• Thank you, Matthew. I like that EPIC recognizes that intention isn’t explicitly a free pass, and that even those of us who are committed to equity and justice can misstep. This is meaningful in the work for equity, especially in professional spaces such as these. My appreciation to you and your team as you navigate these waters with integrity.

    • Hi Mark,
      Thank you for your comments.

      Yes, for EPIC2017, I think that I can say that we pushed the boundaries across a myriad of fronts. One of our other keynote speakers at EPIC2017 was Carolyn Rouse, who is a professor and chair of the Department of Anthropology and the Director of the Program in African Studies at Princeton University, Her talk, “Racist by Design: Why Robots Are Not Taking Our Jobs,” was pretty damn provocative as well – and also incredibly well received. If you’re an EPIC member, you can see it here:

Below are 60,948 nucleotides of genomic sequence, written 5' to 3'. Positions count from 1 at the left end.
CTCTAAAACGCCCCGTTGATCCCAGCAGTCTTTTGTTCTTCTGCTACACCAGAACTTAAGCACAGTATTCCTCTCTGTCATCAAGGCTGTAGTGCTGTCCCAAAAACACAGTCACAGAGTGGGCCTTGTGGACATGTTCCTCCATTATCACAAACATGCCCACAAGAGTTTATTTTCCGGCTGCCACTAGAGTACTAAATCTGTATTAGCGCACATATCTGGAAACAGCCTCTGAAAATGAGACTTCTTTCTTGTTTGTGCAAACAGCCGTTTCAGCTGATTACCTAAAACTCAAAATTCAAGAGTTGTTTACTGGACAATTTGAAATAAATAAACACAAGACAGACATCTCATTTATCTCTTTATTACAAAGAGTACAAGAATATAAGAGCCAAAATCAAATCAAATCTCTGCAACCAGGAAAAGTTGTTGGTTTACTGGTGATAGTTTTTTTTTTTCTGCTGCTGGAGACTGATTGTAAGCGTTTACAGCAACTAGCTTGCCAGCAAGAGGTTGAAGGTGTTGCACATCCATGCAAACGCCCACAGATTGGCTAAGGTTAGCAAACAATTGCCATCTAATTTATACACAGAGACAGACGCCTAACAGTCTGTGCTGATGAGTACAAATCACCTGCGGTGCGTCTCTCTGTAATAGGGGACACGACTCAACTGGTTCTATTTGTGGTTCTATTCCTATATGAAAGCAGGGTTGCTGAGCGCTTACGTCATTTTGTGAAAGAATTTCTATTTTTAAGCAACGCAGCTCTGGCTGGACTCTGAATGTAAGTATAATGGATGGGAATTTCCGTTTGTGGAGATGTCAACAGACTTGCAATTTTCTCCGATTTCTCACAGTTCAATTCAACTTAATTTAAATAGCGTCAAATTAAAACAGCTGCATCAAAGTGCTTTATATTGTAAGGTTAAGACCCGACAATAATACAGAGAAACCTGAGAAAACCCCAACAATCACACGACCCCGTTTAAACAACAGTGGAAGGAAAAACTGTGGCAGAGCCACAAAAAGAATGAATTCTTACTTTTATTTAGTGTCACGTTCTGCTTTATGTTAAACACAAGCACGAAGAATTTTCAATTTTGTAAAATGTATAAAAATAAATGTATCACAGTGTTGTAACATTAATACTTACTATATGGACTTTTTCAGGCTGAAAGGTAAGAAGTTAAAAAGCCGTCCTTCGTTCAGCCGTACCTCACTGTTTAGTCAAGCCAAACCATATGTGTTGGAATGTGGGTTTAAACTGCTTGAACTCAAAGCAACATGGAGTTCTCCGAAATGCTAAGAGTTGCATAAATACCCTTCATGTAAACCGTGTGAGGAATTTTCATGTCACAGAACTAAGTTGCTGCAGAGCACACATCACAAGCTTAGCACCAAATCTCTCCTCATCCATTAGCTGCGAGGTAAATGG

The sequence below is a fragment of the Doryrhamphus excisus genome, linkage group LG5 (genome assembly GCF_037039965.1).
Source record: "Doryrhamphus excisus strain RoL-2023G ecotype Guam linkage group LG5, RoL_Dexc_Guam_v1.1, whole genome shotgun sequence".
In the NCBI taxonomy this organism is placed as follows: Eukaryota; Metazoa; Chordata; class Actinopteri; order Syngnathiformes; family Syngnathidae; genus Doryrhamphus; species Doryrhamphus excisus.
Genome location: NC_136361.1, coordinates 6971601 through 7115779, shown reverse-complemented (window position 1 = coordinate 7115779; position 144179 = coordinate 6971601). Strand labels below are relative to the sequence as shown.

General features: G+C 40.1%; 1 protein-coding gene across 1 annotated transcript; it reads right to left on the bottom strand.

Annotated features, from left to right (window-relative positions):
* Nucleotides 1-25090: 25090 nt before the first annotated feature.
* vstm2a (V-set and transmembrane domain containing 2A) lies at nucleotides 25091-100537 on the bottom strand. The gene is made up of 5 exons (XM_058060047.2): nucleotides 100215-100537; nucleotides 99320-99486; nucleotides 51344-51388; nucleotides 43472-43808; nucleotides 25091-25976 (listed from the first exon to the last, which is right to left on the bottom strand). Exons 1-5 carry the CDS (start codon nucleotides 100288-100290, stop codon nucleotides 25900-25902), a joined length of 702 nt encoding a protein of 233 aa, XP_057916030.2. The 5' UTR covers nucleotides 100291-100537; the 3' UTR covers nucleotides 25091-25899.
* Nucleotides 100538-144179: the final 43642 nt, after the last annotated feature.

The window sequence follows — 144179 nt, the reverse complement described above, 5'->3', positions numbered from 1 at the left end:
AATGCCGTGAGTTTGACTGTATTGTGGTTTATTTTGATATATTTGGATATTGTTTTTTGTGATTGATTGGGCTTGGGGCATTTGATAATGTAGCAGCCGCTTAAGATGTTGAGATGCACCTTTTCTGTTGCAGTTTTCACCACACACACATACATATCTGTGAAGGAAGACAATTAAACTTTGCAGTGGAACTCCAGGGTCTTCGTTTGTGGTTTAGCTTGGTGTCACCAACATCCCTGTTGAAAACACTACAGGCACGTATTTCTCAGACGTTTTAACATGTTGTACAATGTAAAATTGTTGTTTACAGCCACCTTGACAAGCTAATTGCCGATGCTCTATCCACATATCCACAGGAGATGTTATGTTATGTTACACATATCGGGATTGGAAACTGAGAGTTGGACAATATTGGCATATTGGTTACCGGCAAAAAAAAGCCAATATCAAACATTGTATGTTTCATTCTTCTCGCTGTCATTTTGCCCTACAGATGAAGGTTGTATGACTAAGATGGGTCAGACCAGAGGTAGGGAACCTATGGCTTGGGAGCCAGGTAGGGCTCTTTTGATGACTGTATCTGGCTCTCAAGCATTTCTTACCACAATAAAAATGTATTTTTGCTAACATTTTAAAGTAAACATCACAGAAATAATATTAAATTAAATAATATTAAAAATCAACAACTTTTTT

I highly recommend watching it if you haven’t seen it.

      Additionally, two of the four salons sought to encourage discussion and reflection on (1) Ethnography & Equality and (2) Design in a Post-gender World. These were not recorded, but you can get a sense of what they were about and also see the accompanying readings by taking a look at 2017 program:

      Finally, take a look at the keynote speakers for EPIC2018 that were just posted today, it looks like we’ll be having a lot of even more discussions about social justice in 2018


      • Excellent news, Gary. I look forward to seeing more about how EPIC dips into these spaces. I will watch Carolyn’s talk, which is especially intriguing to me because I have been giving a keynote talk on ethics and empathy in Artificial Intelligence.